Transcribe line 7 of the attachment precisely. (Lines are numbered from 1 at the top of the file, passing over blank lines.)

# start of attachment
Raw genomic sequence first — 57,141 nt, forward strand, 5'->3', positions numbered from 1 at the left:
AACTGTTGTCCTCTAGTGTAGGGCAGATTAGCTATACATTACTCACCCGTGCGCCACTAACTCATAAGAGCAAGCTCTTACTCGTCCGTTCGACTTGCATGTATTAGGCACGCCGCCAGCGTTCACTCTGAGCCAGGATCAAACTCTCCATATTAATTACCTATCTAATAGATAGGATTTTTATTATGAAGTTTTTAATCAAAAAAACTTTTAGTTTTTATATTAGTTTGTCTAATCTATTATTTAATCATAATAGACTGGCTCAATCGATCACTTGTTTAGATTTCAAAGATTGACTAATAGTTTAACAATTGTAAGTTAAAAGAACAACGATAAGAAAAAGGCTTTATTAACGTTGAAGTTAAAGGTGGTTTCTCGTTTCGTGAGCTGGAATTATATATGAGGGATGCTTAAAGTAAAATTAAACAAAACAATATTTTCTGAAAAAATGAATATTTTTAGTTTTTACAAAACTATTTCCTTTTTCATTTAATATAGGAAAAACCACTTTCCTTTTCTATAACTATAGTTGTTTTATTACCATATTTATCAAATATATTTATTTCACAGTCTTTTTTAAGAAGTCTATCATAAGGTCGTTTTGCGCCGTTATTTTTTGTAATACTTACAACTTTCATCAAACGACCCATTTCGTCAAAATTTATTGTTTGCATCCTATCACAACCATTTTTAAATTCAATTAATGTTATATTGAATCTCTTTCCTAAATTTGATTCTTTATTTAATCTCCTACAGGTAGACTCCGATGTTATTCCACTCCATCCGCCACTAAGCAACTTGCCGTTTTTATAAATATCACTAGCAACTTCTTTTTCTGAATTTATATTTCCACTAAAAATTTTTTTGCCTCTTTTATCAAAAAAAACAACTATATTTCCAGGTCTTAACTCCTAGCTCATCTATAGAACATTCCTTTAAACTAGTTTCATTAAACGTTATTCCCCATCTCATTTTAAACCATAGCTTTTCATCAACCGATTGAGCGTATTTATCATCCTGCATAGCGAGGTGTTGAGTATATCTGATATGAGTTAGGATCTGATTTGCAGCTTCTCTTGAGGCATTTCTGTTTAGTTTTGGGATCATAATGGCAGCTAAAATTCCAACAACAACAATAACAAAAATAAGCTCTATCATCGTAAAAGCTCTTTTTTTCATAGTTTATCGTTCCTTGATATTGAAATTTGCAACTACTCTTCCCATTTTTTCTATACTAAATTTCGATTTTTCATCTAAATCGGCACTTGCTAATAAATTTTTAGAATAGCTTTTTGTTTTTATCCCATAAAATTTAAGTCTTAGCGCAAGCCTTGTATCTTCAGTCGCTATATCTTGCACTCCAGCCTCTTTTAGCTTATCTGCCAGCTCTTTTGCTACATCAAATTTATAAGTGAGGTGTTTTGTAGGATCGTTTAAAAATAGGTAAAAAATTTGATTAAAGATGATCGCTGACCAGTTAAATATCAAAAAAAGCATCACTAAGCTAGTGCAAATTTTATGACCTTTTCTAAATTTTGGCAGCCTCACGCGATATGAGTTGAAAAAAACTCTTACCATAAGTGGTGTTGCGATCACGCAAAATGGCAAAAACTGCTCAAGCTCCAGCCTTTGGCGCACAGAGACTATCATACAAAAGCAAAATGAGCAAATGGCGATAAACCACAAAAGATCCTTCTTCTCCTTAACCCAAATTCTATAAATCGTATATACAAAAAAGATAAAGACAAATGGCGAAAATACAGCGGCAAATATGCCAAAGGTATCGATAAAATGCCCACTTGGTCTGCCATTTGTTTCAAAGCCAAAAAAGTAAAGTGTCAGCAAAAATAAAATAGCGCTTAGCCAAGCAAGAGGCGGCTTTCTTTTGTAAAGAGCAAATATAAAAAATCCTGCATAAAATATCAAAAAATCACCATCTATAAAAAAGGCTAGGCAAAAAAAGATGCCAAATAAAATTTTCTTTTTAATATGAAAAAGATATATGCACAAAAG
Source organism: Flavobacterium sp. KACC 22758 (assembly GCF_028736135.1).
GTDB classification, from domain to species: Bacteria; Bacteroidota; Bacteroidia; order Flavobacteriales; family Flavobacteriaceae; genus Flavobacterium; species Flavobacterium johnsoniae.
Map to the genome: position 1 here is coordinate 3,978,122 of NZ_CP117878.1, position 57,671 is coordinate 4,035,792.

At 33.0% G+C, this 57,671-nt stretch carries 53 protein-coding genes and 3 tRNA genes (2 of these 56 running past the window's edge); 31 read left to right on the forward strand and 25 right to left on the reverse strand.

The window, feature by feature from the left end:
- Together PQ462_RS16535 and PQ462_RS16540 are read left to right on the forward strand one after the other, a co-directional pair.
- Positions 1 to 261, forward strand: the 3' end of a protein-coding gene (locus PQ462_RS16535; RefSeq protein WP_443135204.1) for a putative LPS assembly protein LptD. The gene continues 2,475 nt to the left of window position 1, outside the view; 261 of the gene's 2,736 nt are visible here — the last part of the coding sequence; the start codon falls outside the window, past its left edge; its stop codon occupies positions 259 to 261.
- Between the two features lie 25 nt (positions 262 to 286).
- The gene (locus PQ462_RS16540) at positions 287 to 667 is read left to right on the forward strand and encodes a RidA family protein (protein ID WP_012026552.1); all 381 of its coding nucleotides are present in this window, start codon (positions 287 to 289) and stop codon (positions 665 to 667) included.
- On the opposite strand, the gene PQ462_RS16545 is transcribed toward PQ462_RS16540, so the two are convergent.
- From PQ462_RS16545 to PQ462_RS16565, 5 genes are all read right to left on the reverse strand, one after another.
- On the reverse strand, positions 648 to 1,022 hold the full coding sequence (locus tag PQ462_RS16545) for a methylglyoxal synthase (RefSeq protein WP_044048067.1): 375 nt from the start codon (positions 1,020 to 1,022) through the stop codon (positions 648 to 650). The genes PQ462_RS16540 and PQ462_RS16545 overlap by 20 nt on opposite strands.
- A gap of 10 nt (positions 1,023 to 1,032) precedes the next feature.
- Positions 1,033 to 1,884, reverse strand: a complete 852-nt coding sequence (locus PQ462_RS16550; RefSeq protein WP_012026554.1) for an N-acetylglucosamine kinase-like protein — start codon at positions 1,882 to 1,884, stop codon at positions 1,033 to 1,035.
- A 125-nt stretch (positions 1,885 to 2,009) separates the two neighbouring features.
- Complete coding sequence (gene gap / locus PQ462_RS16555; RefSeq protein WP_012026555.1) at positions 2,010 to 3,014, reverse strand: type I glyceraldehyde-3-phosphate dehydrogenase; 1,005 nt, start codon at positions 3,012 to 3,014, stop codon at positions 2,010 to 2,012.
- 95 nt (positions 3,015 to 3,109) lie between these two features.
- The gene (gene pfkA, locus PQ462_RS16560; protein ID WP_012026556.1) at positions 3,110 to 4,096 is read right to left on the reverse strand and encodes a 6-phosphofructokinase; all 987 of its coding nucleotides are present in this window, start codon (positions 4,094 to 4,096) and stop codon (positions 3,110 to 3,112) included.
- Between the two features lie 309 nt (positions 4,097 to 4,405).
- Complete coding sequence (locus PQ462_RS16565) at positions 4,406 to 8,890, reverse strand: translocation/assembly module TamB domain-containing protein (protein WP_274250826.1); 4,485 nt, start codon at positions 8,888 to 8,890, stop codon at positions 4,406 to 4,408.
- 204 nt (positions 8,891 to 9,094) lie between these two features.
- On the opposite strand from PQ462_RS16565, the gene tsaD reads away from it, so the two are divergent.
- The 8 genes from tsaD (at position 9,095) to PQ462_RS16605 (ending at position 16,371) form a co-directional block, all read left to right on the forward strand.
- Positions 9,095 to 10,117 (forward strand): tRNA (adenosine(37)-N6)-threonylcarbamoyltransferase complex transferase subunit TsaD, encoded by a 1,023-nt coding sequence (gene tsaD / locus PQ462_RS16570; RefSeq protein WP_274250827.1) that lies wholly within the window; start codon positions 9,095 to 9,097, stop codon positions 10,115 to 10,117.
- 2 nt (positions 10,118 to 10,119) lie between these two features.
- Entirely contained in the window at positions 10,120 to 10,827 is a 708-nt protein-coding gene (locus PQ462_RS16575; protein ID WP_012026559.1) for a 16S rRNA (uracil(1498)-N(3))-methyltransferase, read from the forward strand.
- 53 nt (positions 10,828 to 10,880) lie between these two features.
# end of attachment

The window, feature by feature from the left end: